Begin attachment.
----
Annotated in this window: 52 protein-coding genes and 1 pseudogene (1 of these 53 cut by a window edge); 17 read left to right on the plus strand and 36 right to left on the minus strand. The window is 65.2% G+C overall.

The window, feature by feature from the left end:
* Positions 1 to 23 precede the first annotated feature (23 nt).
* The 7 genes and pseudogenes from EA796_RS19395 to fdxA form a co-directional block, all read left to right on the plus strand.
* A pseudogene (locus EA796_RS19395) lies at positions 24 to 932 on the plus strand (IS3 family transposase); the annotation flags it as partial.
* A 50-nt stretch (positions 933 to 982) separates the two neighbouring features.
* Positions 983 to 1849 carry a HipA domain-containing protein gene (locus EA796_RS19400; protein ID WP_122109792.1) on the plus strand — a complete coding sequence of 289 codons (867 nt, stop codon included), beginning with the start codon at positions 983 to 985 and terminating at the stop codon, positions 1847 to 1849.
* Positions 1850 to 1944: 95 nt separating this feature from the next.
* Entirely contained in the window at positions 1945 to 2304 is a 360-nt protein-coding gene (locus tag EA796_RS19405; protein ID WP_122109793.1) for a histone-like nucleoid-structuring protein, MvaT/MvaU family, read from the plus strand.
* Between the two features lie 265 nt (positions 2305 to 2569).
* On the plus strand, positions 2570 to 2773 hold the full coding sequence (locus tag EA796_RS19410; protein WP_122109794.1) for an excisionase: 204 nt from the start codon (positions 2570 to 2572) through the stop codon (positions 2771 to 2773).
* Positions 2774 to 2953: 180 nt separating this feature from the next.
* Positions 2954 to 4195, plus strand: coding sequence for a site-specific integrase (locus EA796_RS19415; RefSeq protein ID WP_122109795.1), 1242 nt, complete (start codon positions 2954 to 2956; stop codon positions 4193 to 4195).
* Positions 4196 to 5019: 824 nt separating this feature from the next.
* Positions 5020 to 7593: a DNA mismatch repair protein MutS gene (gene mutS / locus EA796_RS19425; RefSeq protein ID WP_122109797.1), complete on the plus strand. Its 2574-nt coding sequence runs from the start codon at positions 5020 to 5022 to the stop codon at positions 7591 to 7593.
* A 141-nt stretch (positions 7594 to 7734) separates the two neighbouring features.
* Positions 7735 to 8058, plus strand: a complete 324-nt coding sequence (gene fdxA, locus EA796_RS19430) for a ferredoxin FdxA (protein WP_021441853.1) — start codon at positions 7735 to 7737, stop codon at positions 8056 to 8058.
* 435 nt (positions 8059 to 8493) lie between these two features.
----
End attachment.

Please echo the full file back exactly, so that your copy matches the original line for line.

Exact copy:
Annotated in this window: 52 protein-coding genes and 1 pseudogene (1 of these 53 cut by a window edge); 17 read left to right on the plus strand and 36 right to left on the minus strand. The window is 65.2% G+C overall.

The window, feature by feature from the left end:
* Positions 1 to 23 precede the first annotated feature (23 nt).
* The 7 genes and pseudogenes from EA796_RS19395 to fdxA form a co-directional block, all read left to right on the plus strand.
* A pseudogene (locus EA796_RS19395) lies at positions 24 to 932 on the plus strand (IS3 family transposase); the annotation flags it as partial.
* A 50-nt stretch (positions 933 to 982) separates the two neighbouring features.
* Positions 983 to 1849 carry a HipA domain-containing protein gene (locus EA796_RS19400; protein ID WP_122109792.1) on the plus strand — a complete coding sequence of 289 codons (867 nt, stop codon included), beginning with the start codon at positions 983 to 985 and terminating at the stop codon, positions 1847 to 1849.
* Positions 1850 to 1944: 95 nt separating this feature from the next.
* Entirely contained in the window at positions 1945 to 2304 is a 360-nt protein-coding gene (locus tag EA796_RS19405; protein ID WP_122109793.1) for a histone-like nucleoid-structuring protein, MvaT/MvaU family, read from the plus strand.
* Between the two features lie 265 nt (positions 2305 to 2569).
* On the plus strand, positions 2570 to 2773 hold the full coding sequence (locus tag EA796_RS19410; protein WP_122109794.1) for an excisionase: 204 nt from the start codon (positions 2570 to 2572) through the stop codon (positions 2771 to 2773).
* Positions 2774 to 2953: 180 nt separating this feature from the next.
* Positions 2954 to 4195, plus strand: coding sequence for a site-specific integrase (locus EA796_RS19415; RefSeq protein ID WP_122109795.1), 1242 nt, complete (start codon positions 2954 to 2956; stop codon positions 4193 to 4195).
* Positions 4196 to 5019: 824 nt separating this feature from the next.
* Positions 5020 to 7593: a DNA mismatch repair protein MutS gene (gene mutS / locus EA796_RS19425; RefSeq protein ID WP_122109797.1), complete on the plus strand. Its 2574-nt coding sequence runs from the start codon at positions 5020 to 5022 to the stop codon at positions 7591 to 7593.
* A 141-nt stretch (positions 7594 to 7734) separates the two neighbouring features.
* Positions 7735 to 8058, plus strand: a complete 324-nt coding sequence (gene fdxA, locus EA796_RS19430) for a ferredoxin FdxA (protein WP_021441853.1) — start codon at positions 7735 to 7737, stop codon at positions 8056 to 8058.
* 435 nt (positions 8059 to 8493) lie between these two features.